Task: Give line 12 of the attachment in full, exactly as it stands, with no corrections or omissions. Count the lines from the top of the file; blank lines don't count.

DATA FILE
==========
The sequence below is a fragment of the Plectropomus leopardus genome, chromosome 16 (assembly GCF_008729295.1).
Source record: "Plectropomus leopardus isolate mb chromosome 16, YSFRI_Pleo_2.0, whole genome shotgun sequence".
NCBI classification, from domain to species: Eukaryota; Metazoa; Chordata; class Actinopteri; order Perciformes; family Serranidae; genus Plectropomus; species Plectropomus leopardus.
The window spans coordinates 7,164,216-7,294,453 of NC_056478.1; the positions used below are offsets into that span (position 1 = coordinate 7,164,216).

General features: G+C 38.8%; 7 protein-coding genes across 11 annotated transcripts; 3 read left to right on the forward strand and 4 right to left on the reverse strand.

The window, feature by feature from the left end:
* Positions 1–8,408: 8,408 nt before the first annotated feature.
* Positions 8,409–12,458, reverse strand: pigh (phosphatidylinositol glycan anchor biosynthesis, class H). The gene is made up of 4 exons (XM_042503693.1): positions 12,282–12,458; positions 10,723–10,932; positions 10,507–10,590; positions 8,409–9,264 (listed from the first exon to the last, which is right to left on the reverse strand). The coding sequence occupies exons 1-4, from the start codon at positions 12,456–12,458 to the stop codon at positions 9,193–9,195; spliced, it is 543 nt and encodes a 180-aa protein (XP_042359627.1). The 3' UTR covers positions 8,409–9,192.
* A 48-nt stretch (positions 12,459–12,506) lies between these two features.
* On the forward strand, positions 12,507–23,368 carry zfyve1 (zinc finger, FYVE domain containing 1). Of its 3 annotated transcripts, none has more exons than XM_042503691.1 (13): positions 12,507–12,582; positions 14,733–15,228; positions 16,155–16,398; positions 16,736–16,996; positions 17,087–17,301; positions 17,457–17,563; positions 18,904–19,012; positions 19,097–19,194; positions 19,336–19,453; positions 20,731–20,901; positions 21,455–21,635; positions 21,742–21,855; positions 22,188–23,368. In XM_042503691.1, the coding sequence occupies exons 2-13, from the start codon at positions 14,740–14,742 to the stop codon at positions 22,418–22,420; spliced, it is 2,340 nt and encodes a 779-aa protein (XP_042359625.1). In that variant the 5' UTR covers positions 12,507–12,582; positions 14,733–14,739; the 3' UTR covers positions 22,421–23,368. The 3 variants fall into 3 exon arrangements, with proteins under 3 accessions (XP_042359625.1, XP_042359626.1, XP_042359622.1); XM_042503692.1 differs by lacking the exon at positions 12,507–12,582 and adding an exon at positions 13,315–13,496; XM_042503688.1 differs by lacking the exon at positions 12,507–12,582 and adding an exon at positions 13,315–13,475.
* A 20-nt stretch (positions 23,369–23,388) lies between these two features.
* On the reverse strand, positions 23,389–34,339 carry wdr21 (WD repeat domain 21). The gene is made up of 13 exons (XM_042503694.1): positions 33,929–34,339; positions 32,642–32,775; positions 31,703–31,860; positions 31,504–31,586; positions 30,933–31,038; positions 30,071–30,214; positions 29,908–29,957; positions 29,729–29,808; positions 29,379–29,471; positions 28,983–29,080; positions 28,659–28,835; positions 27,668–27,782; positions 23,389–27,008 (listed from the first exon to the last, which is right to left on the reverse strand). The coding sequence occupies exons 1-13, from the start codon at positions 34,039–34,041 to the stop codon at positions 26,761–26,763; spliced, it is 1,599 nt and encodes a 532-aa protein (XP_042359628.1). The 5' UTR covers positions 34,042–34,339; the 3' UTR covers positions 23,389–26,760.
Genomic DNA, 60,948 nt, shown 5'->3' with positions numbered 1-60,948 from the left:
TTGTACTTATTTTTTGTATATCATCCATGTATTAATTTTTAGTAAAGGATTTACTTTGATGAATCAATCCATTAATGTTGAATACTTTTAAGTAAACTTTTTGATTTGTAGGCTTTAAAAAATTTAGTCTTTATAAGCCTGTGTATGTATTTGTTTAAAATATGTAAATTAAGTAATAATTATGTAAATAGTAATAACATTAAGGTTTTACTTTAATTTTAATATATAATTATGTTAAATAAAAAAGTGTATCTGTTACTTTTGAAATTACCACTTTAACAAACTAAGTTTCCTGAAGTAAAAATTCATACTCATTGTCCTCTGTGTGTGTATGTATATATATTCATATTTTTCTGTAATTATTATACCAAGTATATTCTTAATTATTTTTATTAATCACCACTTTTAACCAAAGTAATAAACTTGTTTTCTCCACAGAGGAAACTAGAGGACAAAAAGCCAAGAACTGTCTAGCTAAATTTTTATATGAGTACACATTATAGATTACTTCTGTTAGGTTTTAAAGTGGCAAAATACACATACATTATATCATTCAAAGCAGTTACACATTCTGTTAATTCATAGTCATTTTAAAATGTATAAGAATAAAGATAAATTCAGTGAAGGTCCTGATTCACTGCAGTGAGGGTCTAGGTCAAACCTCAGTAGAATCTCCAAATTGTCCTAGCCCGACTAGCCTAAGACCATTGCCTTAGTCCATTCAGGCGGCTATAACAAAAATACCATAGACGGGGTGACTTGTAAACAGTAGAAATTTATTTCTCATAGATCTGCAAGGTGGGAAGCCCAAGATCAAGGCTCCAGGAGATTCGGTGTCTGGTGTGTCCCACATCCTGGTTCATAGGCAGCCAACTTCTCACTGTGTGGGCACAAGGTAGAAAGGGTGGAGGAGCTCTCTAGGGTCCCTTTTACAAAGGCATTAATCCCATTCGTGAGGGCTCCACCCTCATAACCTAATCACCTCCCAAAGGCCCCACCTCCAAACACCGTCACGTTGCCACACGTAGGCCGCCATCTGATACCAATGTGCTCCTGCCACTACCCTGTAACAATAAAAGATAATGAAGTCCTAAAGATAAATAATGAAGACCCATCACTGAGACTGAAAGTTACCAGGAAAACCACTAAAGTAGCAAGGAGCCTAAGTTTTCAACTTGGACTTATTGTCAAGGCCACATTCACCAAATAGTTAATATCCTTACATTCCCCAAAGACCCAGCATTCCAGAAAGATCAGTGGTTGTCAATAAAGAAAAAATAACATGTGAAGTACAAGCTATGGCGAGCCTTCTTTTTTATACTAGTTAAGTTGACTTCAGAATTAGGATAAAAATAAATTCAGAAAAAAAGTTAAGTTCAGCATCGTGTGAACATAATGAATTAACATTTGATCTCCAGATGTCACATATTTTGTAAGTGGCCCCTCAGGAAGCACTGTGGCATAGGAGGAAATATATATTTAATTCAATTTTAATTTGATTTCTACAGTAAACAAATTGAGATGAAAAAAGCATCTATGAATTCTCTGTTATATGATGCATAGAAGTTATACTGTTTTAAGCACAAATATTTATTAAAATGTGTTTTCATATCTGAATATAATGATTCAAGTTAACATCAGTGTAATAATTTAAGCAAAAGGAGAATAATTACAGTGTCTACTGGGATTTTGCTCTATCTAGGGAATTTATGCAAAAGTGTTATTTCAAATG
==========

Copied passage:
* On the reverse strand, positions 23,389–34,339 carry wdr21 (WD repeat domain 21). The gene is made up of 13 exons (XM_042503694.1): positions 33,929–34,339; positions 32,642–32,775; positions 31,703–31,860; positions 31,504–31,586; positions 30,933–31,038; positions 30,071–30,214; positions 29,908–29,957; positions 29,729–29,808; positions 29,379–29,471; positions 28,983–29,080; positions 28,659–28,835; positions 27,668–27,782; positions 23,389–27,008 (listed from the first exon to the last, which is right to left on the reverse strand). The coding sequence occupies exons 1-13, from the start codon at positions 34,039–34,041 to the stop codon at positions 26,761–26,763; spliced, it is 1,599 nt and encodes a 532-aa protein (XP_042359628.1). The 5' UTR covers positions 34,042–34,339; the 3' UTR covers positions 23,389–26,760.